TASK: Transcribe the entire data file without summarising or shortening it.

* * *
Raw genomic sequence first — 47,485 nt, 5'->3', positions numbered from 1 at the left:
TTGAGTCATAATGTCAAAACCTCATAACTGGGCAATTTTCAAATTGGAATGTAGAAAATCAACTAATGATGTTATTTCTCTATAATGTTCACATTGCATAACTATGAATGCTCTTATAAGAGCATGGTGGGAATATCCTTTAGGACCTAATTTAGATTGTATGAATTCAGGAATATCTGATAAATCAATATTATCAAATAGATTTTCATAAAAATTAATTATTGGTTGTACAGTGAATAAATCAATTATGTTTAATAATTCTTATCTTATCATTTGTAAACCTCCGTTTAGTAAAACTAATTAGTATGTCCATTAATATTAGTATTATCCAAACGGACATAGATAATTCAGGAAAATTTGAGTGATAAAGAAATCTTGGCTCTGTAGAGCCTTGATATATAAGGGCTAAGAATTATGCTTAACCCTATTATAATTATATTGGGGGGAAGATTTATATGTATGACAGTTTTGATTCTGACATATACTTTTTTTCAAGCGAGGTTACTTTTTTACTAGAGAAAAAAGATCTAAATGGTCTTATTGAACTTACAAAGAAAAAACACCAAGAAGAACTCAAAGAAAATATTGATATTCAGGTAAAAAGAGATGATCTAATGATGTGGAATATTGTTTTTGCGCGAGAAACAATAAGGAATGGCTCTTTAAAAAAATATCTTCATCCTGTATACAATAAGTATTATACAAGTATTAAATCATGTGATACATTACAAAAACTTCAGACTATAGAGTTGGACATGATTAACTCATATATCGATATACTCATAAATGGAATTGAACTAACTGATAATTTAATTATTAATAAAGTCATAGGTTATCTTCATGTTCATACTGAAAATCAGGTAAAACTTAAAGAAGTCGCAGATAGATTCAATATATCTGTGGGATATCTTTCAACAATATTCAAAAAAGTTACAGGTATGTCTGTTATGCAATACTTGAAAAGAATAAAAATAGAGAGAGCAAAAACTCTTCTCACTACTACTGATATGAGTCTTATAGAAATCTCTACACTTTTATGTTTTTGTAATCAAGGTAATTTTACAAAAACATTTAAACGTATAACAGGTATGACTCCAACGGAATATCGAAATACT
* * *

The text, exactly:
Raw genomic sequence first — 47,485 nt, 5'->3', positions numbered from 1 at the left:
TTGAGTCATAATGTCAAAACCTCATAACTGGGCAATTTTCAAATTGGAATGTAGAAAATCAACTAATGATGTTATTTCTCTATAATGTTCACATTGCATAACTATGAATGCTCTTATAAGAGCATGGTGGGAATATCCTTTAGGACCTAATTTAGATTGTATGAATTCAGGAATATCTGATAAATCAATATTATCAAATAGATTTTCATAAAAATTAATTATTGGTTGTACAGTGAATAAATCAATTATGTTTAATAATTCTTATCTTATCATTTGTAAACCTCCGTTTAGTAAAACTAATTAGTATGTCCATTAATATTAGTATTATCCAAACGGACATAGATAATTCAGGAAAATTTGAGTGATAAAGAAATCTTGGCTCTGTAGAGCCTTGATATATAAGGGCTAAGAATTATGCTTAACCCTATTATAATTATATTGGGGGGAAGATTTATATGTATGACAGTTTTGATTCTGACATATACTTTTTTTCAAGCGAGGTTACTTTTTTACTAGAGAAAAAAGATCTAAATGGTCTTATTGAACTTACAAAGAAAAAACACCAAGAAGAACTCAAAGAAAATATTGATATTCAGGTAAAAAGAGATGATCTAATGATGTGGAATATTGTTTTTGCGCGAGAAACAATAAGGAATGGCTCTTTAAAAAAATATCTTCATCCTGTATACAATAAGTATTATACAAGTATTAAATCATGTGATACATTACAAAAACTTCAGACTATAGAGTTGGACATGATTAACTCATATATCGATATACTCATAAATGGAATTGAACTAACTGATAATTTAATTATTAATAAAGTCATAGGTTATCTTCATGTTCATACTGAAAATCAGGTAAAACTTAAAGAAGTCGCAGATAGATTCAATATATCTGTGGGATATCTTTCAACAATATTCAAAAAAGTTACAGGTATGTCTGTTATGCAATACTTGAAAAGAATAAAAATAGAGAGAGCAAAAACTCTTCTCACTACTACTGATATGAGTCTTATAGAAATCTCTACACTTTTATGTTTTTGTAATCAAGGTAATTTTACAAAAACATTTAAACGTATAACAGGTATGACTCCAACGGAATATCGAAATACT